How do you tell if a fish carries ciguatera poisoning?
Unfortunately, you can’t. Well, not until you’ve eaten it and either gotten sick or not.
And if you get ciguatera, you’re generally not just a little sick . . . you’re really sick, with both gastrointestinal and neurological symptoms. Worse news: there’s no “cure” or antidote. Even worse: symptoms can continue for months to years. More bad news: once you think you’re cured, many things will trigger a new bout – alcohol (even a single beer or glass of wine for some people), nuts, fish (even fish that doesn’t make anyone else sick).
When Gwen recently added a comment about ciguatera and their experience with it to my post about things to know about cruising in the Bahamas, my first thought was that I’ve probably known a dozen people with it. Then Dave and I got talking and it hit me that I knew far more than just a dozen. Maybe 50? 75? Admittedly, some are people I only know through their blogs, but nonetheless I know them. The actual number is probably more as I’m sure that some cruisers I know have had ciguatera and yet I’m not aware of it.
And that led me to wanting to know more, and also to wanting to write about it. I hear of more and more people affected every year, but I’ll be honest that I didn’t realize just how sick most of them were. I’ve also learned that many fish that were considered safe a few years are now on the “caution” list.
Probably half the cruisers I know have “heard of” ciguatera – or that eating reef fish can make you sick. But I think that most are like Dave and I and don’t know much beyond that . . . don’t know how awful the poisoning is (I thought it was a nasty but “typical” food poisoning with gastrointestinal woes that went away after several days) and don’t know what fish can carry it.
It’s not mentioned in most cruising guides and much of the information out there seems to be out of date. Everyone that I know who has gotten ciguatera says that they really didn’t know enough about it before they got it. No one realized that the fish they were eating might carry the disease, or how nasty the disease could be.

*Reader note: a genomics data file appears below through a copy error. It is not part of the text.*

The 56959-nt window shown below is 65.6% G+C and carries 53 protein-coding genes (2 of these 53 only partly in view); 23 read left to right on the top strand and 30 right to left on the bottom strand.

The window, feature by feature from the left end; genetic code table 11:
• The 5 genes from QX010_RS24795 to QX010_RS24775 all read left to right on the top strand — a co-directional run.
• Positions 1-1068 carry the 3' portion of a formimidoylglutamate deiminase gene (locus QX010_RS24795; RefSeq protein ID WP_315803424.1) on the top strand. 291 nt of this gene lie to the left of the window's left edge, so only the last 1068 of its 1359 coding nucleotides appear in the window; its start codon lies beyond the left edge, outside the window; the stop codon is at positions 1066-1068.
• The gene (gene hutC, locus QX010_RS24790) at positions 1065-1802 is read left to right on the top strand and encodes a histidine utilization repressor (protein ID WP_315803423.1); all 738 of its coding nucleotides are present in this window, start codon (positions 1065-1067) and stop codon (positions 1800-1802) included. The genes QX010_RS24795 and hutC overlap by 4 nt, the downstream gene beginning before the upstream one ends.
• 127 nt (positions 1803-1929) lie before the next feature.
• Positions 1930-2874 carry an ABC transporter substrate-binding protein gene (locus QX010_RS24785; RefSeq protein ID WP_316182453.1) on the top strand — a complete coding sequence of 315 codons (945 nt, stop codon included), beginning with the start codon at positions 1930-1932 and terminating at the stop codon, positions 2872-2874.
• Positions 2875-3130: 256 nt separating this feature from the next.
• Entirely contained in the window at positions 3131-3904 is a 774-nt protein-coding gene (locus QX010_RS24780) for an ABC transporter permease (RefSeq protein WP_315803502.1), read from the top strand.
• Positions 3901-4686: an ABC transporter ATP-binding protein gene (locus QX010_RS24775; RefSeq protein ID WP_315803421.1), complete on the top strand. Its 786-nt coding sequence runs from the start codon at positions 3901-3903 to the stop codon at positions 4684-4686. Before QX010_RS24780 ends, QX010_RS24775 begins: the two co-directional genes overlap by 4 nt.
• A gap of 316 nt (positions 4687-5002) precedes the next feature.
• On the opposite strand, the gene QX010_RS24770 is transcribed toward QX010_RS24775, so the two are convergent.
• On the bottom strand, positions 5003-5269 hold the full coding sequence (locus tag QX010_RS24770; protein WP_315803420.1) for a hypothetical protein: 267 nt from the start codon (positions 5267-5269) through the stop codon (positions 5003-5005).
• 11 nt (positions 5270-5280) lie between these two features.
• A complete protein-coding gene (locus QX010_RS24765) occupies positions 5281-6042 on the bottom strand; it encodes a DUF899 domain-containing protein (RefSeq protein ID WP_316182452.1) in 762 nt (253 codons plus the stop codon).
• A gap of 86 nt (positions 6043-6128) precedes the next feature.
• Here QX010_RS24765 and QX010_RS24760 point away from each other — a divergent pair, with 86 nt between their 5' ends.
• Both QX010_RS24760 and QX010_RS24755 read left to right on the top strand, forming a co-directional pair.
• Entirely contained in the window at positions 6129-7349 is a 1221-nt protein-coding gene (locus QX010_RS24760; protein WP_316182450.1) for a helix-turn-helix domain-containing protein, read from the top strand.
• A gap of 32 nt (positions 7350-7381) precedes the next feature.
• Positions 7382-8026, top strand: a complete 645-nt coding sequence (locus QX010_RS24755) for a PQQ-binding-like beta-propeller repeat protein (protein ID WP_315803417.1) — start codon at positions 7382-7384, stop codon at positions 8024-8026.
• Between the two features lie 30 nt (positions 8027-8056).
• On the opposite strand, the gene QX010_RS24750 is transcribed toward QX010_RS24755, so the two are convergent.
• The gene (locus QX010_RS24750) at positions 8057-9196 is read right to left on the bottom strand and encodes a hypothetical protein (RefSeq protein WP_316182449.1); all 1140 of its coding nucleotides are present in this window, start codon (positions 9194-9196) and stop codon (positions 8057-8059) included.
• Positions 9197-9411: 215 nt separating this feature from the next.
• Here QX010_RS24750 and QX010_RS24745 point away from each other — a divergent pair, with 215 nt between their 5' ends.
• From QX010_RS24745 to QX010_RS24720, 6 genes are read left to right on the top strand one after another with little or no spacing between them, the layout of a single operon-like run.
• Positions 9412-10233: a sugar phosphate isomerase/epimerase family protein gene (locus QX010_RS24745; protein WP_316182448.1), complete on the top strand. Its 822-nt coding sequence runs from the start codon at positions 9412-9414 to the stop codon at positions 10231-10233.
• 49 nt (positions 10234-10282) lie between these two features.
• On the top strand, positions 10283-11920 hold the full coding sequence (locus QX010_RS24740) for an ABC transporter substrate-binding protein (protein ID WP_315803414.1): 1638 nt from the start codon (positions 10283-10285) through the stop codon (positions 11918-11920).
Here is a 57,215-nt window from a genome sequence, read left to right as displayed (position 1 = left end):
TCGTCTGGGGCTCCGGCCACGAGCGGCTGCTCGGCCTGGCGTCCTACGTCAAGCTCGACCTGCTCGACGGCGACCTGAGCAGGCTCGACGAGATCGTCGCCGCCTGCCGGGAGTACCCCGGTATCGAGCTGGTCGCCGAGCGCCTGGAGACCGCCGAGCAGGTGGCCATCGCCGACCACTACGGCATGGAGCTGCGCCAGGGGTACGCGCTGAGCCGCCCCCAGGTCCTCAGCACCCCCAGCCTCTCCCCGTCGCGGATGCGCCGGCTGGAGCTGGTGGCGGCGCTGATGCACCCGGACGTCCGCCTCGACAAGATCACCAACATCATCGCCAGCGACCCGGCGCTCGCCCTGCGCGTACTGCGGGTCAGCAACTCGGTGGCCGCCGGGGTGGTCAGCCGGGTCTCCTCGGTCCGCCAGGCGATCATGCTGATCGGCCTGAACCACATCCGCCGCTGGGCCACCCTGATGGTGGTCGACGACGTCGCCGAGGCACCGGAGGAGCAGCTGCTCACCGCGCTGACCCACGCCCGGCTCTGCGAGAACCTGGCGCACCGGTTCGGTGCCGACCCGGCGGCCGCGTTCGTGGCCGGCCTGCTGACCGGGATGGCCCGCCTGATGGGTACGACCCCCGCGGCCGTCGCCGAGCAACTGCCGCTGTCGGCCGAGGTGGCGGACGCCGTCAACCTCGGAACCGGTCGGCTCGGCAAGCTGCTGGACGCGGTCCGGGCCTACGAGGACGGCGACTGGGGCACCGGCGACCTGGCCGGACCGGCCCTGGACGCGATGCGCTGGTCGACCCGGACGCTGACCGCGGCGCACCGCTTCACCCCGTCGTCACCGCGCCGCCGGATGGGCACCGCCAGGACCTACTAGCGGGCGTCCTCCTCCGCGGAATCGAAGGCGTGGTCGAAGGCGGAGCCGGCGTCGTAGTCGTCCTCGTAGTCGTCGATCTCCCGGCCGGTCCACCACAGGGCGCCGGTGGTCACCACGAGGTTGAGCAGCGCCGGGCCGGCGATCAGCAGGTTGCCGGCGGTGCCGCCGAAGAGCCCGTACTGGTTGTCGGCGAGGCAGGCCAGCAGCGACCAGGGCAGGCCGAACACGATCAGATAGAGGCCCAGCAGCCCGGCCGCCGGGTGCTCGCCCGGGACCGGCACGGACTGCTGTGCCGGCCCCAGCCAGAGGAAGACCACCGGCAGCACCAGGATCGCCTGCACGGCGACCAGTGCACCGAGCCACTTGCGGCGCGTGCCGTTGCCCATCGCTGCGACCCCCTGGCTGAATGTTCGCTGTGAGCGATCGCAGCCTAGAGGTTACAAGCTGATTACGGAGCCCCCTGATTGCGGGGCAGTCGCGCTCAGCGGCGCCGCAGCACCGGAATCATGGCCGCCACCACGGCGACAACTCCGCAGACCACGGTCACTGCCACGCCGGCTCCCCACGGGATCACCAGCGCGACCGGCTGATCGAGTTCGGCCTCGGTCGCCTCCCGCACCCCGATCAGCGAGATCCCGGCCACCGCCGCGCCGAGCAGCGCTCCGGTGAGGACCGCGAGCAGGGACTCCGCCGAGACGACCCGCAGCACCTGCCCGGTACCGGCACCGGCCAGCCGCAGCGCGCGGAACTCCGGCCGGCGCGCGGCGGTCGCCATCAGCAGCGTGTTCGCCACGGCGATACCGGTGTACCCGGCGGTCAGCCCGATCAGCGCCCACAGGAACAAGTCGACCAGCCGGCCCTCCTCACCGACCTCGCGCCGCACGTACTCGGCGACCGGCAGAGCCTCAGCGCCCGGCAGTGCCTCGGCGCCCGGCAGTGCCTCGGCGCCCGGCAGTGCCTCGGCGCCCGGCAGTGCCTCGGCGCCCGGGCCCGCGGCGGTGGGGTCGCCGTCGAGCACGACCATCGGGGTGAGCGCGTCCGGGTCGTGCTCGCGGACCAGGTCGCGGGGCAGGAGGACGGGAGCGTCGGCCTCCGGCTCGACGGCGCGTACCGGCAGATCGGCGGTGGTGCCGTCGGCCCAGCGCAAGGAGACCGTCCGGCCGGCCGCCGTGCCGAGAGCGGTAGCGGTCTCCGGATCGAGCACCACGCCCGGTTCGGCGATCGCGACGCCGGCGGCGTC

So, more than anything, I want to raise awareness.
WHAT FISH ARE AFFECTED
Ciguatera has long been known to be present in certain reef fish – they eat a certain microalgae toxin and it just goes right on up the food chain, concentrating itself in those top predators such as barracuda and grouper. The ciguatera doesn’t affect the fish, only people (and their dogs and cats, both of which can get deathly ill) who eat those fish.
But now ciguatera is not limited to just top reef predators or even to just reef fish . . . there are over 400 species that are known carriers – and mahi/dorado and tuna are now a listed as carriers (source: Florida Department of Health). It used to be that you only had to avoid the “large” specimens of reef fish; now people are getting sick on smaller fish too. A fish caught on one reef may carry ciguatera while another one caught nearby won’t.
Four things to know:
- There is no proven test to tell what fish is ciguatoxic and which isn’t. Giving some to ants or a cats and seeing if they will eat it is not reliable.
- Affected fish (whole or filleted) do not appear or smell any different than those not affected.
- Cooking or freezing won’t neutralize the poison.
- In broad average numbers, the chances of getting ciguatera are fairly small. Cruisers seem to have a higher risk, as they tend to eat more fish than average and do in changing locales where they don’t know the local prevelance of ciguatera and what to avoid.
The Florida Public Health Department specifically lists barracuda, grouper, amberjack, snapper, tuna, kingfish, eel, trevally, seabass, mackerel, hogfish, and mahi-mahi as known carriers.
In the reading that I have done, barracuda and grouper – particularly large ones – are the most common ciguatoxic fish. In the Florida Keys, hogfish also have a very high rate of being affected.
It is only recently that I’ve seen mahi/dorado and tuna on the list of carriers (both are pelagic and pelagic fish were always considered “safe”); most older lists don’t include them.
Further, several articles that I’ve read warn of the possibility of mis-labeled fish fillets in fish markets, restaurants and grocery stores. You might not be buying the “safe” fish that you think you are.